She called it “very emotional” and “really something that people should see and experience.”
The U.S. first lady spent nearly an hour on a guided tour of the 17th-century castle, which originally was built by the Swedes for the trading of timber and gold but eventually became a warehouse for slaves shipped to the New World.
“I will never forget (the) incredible experience and the stories I heard. The dungeons that I saw, it’s really something that people should see and experience,” she said after she was asked to reflect on the visit.
The first lady was led around the facility by museum director Kwesi Essel-Blankson. She spent about 10 minutes inside the dark, cramped dungeon where male slaves were housed. She then walked down a pathway leading to the “Door of No Return,” where slaves were shipped to the New World with no hope of returning to Africa.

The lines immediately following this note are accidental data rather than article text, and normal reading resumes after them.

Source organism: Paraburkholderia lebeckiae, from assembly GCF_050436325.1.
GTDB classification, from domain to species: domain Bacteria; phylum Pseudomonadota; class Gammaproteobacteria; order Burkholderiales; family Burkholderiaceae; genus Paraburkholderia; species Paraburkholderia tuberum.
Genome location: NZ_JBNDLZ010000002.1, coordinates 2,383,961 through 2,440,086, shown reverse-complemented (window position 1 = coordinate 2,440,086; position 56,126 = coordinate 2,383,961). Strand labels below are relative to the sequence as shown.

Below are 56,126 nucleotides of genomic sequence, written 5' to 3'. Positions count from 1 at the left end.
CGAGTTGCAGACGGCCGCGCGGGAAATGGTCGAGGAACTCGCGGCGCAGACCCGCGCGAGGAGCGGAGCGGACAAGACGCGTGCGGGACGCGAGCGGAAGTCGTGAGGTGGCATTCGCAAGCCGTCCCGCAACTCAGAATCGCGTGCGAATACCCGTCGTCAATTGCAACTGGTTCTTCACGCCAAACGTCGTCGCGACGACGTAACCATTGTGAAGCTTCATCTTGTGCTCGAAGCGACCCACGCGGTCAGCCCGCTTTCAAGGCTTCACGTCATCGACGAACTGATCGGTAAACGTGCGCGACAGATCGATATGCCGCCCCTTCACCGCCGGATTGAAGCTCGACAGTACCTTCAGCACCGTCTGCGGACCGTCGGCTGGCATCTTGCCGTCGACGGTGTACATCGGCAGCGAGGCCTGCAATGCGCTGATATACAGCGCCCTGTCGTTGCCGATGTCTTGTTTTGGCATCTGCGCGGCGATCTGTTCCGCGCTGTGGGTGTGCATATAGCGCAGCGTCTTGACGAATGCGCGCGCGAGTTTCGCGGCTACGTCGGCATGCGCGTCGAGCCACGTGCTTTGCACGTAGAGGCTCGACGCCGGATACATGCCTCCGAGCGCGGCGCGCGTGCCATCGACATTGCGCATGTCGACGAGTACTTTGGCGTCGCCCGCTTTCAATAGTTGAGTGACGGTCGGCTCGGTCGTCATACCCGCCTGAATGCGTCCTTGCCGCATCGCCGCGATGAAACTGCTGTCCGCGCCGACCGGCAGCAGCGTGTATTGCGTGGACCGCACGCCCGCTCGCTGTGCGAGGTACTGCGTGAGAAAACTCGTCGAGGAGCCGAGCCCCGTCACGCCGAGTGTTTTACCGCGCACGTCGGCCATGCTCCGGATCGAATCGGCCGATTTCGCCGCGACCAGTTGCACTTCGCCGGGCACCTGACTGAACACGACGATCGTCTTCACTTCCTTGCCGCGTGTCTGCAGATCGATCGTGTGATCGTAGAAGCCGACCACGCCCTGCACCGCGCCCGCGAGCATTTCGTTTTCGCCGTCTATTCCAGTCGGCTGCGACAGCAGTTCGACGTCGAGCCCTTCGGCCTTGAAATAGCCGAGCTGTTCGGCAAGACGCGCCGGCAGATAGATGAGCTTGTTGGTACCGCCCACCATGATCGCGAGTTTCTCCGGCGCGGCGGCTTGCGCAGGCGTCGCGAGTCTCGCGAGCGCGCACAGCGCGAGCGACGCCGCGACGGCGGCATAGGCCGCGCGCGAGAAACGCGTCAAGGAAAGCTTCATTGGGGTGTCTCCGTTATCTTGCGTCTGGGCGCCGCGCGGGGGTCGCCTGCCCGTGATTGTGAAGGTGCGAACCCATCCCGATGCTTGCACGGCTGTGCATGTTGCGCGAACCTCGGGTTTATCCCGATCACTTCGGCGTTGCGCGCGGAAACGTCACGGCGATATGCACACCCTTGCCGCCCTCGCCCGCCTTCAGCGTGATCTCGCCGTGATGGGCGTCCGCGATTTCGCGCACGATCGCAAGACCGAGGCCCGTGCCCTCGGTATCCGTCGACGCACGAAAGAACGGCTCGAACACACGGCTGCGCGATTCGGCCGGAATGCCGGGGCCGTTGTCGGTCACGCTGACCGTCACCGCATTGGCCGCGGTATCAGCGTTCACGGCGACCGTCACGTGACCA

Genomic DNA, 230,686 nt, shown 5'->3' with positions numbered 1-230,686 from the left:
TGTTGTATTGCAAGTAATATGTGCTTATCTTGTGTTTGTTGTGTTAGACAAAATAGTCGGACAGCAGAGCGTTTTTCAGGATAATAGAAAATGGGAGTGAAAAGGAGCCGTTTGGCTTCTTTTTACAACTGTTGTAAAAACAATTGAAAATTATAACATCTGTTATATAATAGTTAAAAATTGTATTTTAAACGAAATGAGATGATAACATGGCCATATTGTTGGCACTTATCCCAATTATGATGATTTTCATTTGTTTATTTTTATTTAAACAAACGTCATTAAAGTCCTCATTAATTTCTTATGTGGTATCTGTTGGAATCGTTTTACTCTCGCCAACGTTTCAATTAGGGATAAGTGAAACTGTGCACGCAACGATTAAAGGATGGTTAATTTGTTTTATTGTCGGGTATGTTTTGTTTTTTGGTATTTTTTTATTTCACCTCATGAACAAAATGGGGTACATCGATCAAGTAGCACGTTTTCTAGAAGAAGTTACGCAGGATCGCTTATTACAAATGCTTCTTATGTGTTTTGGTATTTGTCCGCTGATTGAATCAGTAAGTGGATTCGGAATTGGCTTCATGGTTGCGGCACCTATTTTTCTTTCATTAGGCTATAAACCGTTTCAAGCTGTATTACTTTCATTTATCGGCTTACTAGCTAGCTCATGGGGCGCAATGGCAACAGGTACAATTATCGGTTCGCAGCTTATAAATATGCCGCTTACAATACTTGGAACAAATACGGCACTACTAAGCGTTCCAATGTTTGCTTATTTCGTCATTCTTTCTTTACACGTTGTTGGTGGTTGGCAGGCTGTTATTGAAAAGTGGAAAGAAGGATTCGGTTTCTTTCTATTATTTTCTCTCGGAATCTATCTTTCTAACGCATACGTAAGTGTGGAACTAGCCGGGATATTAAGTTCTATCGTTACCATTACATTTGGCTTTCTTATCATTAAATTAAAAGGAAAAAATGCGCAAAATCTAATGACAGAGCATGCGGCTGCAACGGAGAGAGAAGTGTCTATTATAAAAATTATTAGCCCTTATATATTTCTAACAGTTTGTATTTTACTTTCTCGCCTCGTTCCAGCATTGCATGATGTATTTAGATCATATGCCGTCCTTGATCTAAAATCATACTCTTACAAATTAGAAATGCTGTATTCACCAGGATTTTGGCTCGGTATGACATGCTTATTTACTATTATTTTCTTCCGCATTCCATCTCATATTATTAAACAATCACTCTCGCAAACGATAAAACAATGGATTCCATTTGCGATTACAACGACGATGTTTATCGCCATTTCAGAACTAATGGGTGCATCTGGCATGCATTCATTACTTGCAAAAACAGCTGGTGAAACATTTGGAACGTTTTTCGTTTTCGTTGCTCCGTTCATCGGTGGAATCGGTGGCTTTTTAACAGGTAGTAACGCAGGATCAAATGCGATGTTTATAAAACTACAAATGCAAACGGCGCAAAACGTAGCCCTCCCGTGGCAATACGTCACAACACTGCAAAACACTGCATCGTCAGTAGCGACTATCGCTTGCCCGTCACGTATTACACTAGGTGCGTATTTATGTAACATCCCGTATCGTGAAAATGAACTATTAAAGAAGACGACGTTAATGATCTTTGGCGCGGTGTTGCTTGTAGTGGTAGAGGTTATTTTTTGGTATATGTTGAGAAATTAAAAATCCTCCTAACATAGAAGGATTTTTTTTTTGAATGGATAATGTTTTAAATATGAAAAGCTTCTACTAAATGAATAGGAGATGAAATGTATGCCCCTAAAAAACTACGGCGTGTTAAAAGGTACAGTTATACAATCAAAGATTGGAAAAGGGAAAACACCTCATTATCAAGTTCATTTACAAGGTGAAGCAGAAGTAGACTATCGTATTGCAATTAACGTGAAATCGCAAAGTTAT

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She walked out and back through the door with the guide before she laid a wreath, observed a moment of silence and signed a guest book.
“It’s very emotional,” the first lady said before departing.
Mrs. Trump arrived at the castle after an approximately 2 1/2-hour early morning drive from Accra, the capital city, where she has stayed since opening her first extended international trip as first lady on Tuesday.
She added that the castle is a “special place.”
Former President Barack Obama, the only black U.S. president, toured the castle with his family in 2009 and said it was a reminder of “the capacity of human beings to commit great evil.”
Mrs. Trump, who was born in Slovenia, is on her first visit to Africa, with a goal of highlighting child welfare on the continent.